“Do your best to present yourself to God as one approved by him, a worker who has no need to be ashamed, rightly explaining the word of truth.”
2 Timothy 2:15
During the pandemic, I took advantage of enrolling in two classes through the American Baptist Churches’ Holy Spirit Renewal Ministries, one on how to discern the Bible and another a survey of the New Testament. The topics covered run deep, but there is one important starting point … read the Bible, and read it regularly.
Make Time for the Bible
We hear many claims today about Christianity and what the Bible says. Do we understand the Word of God for ourselves, or how to respond? We are called to understand and, as in 2 Timothy above, “rightly explain the word of truth.” Make time daily for reading the Bible, and make it a priority. Setting aside time each day is a great practice.
Today’s technology increases the ways we can read the Bible. You can open an app like BibleGateway.com or Bible Hub on your smartphone and read whenever you have a few minutes. You can download a version of the Bible right to your phone, tablet or computer, allowing you to read even if there is no Wi-Fi signal. Of course, you can always grab a Bible and read.
Use a Study Bible
A good study Bible will help in understanding scriptures. BibleGateway listed above includes notes from many study Bibles (some resources require membership and a fee while some are free; use your own judgment). I use the Quest Study Bible, which includes introductions to each book of the Bible, notes and short commentaries throughout. There are many study Bibles to choose from; a Google search will get you started.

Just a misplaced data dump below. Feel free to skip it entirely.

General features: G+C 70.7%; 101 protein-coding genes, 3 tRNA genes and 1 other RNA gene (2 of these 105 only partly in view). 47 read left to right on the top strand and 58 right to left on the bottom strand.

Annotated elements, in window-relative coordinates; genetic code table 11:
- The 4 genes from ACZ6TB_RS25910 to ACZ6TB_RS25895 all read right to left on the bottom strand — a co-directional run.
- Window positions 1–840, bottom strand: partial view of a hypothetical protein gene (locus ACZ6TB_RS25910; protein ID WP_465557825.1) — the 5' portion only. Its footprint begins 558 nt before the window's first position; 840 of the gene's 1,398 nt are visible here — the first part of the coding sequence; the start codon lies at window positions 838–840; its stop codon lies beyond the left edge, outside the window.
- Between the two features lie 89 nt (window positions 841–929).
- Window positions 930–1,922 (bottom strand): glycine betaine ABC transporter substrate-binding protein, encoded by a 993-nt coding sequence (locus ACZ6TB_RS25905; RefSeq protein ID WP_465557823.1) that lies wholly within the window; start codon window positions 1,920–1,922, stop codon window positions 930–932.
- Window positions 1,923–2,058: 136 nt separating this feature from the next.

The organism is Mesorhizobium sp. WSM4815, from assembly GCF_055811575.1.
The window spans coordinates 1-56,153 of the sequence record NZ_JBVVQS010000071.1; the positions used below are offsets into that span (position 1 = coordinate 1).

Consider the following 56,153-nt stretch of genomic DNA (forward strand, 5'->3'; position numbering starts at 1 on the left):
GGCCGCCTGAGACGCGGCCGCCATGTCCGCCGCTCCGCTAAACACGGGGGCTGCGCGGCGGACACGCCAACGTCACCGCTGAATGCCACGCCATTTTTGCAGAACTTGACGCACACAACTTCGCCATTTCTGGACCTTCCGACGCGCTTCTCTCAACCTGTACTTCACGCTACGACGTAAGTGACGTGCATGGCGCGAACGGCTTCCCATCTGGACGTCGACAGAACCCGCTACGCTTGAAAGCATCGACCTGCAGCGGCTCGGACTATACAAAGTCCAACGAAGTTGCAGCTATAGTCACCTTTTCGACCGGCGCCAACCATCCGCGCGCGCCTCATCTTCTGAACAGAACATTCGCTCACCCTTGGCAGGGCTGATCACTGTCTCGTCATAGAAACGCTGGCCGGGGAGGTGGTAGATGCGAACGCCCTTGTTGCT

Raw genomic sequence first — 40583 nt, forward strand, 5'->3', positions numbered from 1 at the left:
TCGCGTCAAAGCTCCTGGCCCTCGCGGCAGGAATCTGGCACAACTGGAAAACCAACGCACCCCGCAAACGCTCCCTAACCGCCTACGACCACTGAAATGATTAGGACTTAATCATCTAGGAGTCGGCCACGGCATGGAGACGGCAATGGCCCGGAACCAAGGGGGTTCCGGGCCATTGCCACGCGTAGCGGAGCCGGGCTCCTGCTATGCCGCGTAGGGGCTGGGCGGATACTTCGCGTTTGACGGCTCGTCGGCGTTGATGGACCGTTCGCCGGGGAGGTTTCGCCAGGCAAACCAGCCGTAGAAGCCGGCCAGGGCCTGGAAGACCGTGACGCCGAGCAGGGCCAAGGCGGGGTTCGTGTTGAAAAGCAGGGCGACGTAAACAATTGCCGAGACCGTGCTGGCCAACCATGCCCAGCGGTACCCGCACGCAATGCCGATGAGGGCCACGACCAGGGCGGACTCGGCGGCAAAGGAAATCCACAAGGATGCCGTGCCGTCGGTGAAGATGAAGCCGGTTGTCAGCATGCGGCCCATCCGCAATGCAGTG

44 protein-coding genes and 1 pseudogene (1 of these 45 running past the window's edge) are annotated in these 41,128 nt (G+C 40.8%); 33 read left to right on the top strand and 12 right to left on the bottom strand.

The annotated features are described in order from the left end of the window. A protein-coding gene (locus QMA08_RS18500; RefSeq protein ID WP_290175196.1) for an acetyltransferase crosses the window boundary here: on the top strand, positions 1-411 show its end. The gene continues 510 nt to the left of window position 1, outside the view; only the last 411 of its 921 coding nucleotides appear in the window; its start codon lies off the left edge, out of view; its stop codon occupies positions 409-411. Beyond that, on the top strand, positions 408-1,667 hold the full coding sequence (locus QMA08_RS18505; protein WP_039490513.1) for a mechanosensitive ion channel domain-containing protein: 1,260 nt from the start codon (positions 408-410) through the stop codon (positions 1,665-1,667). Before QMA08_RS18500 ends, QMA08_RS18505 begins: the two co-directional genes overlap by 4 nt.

Read More Than a Few Verses
Bible books were meant to be read in their entirety. Read through the Bible in longer sections, not just a verse or two. If you can read a book in one or two settings, you will better understand patterns and themes. Reading through the entire Bible in a year or two will help you understand how it all fits together.
As you read, look for context and meaning.
• Who is the author of the book?
• When was it written?
• Who was it written for?
Answers to these questions will give an understanding of both the author’s meaning and what it means for us today. Again, a good study Bible will help. A big idea from my study of hermeneutics, or biblical interpretation: the Bible cannot mean today what it did not mean when it was written. To start, we need to understand what the author meant.
These are a few suggestions to enhance your own personal Bible study. Keep reading and exploring God’s Word. Reading the Bible will help us get to know Jesus better, and what more could we want?